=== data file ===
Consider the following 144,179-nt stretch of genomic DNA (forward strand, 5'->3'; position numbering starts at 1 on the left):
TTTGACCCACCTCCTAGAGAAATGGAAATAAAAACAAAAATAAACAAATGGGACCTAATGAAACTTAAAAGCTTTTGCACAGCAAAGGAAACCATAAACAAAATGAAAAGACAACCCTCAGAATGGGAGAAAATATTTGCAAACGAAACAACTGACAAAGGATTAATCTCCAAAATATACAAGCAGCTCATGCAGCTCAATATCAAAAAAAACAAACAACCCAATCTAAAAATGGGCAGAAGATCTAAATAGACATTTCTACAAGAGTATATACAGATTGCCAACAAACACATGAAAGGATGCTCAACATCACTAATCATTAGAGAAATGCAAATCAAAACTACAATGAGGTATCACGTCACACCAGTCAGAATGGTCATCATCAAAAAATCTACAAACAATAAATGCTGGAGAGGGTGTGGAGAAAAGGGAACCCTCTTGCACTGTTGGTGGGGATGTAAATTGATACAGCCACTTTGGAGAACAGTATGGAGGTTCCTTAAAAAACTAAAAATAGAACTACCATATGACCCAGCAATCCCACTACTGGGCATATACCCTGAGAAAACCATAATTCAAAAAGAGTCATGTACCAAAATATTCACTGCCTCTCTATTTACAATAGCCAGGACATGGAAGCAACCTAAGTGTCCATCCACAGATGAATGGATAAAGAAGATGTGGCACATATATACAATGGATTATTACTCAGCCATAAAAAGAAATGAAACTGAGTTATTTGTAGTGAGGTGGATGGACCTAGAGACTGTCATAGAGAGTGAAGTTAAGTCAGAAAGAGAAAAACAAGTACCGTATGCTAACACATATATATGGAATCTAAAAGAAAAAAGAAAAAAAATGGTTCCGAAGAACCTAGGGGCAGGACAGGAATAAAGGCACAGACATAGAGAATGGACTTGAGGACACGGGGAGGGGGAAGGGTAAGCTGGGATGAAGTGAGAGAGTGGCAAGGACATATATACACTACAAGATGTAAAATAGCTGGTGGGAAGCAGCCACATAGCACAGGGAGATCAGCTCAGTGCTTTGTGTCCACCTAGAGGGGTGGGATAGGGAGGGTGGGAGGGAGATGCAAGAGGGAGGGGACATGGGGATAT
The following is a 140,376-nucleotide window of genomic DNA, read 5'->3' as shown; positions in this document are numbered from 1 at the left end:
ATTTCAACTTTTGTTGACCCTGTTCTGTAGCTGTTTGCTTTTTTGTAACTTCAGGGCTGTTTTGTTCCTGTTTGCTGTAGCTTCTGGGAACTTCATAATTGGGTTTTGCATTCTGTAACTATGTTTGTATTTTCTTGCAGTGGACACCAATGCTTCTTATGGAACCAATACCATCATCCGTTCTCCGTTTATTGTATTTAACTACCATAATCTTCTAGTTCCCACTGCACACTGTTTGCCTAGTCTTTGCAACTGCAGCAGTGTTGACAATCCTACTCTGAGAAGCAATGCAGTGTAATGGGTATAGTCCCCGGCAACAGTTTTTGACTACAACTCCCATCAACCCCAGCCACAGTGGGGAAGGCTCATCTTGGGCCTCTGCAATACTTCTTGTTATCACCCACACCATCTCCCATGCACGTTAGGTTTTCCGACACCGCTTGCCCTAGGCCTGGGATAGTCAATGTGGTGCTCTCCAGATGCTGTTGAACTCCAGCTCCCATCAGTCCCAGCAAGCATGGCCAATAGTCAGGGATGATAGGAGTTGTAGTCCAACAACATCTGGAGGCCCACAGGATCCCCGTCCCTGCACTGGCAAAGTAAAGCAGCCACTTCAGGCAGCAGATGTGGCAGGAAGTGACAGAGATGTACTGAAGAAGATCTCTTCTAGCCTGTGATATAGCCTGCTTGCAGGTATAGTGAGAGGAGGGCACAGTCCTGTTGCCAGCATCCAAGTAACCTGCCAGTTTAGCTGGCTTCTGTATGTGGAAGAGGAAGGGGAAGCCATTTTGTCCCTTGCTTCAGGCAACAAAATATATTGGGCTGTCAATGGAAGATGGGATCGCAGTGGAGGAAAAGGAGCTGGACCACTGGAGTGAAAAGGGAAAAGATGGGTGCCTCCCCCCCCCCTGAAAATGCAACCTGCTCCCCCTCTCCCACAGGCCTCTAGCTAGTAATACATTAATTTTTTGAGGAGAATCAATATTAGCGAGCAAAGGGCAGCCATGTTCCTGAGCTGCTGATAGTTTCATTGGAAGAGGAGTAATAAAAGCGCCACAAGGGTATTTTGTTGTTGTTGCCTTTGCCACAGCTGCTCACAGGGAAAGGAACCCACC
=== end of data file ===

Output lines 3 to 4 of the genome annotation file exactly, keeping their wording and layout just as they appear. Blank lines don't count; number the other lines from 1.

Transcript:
The following is a 140,376-nucleotide window of genomic DNA, read 5'->3' as shown; positions in this document are numbered from 1 at the left end:
ATTTCAACTTTTGTTGACCCTGTTCTGTAGCTGTTTGCTTTTTTGTAACTTCAGGGCTGTTTTGTTCCTGTTTGCTGTAGCTTCTGGGAACTTCATAATTGGGTTTTGCATTCTGTAACTATGTTTGTATTTTCTTGCAGTGGACACCAATGCTTCTTATGGAACCAATACCATCATCCGTTCTCCGTTTATTGTATTTAACTACCATAATCTTCTAGTTCCCACTGCACACTGTTTGCCTAGTCTTTGCAACTGCAGCAGTGTTGACAATCCTACTCTGAGAAGCAATGCAGTGTAATGGGTATAGTCCCCGGCAACAGTTTTTGACTACAACTCCCATCAACCCCAGCCACAGTGGGGAAGGCTCATCTTGGGCCTCTGCAATACTTCTTGTTATCACCCACACCATCTCCCATGCACGTTAGGTTTTCCGACACCGCTTGCCCTAGGCCTGGGATAGTCAATGTGGTGCTCTCCAGATGCTGTTGAACTCCAGCTCCCATCAGTCCCAGCAAGCATGGCCAATAGTCAGGGATGATAGGAGTTGTAGTCCAACAACATCTGGAGGCCCACAGGATCCCCGTCCCTGCACTGGCAAAGTAAAGCAGCCACTTCAGGCAGCAGATGTGGCAGGAAGTGACAGAGATGTACTGAAGAAGATCTCTTCTAGCCTGTGATATAGCCTGCTTGCAGGTATAGTGAGAGGAGGGCACAGTCCTGTTGCCAGCATCCAAGTAACCTGCCAGTTTAGCTGGCTTCTGTATGTGGAAGAGGAAGGGGAAGCCATTTTGTCCCTTGCTTCAGGCAACAAAATATATTGGGCTGTCAATGGAAGATGGGATCGCAGTGGAGGAAAAGGAGCTGGACCACTGGAGTGAAAAGGGAAAAGATGGGTGCCTCCCCCCCCCCTGAAAATGCAACCTGCTCCCCCTCTCCCACAGGCCTCTAGCTAGTAATACATTAATTTTTTGAGGAGAATCAATATTAGCGAGCAAAGGGCAGCCATGTTCCTGAGCTGCTGATAGTTTCATTGGAAGAGGAGTAATAAAAGCGCCACAAGGGTATTTTGTTGTTGTTGCCTTTGCCACAGCTGCTCACAGGGAAAGGAACCCACC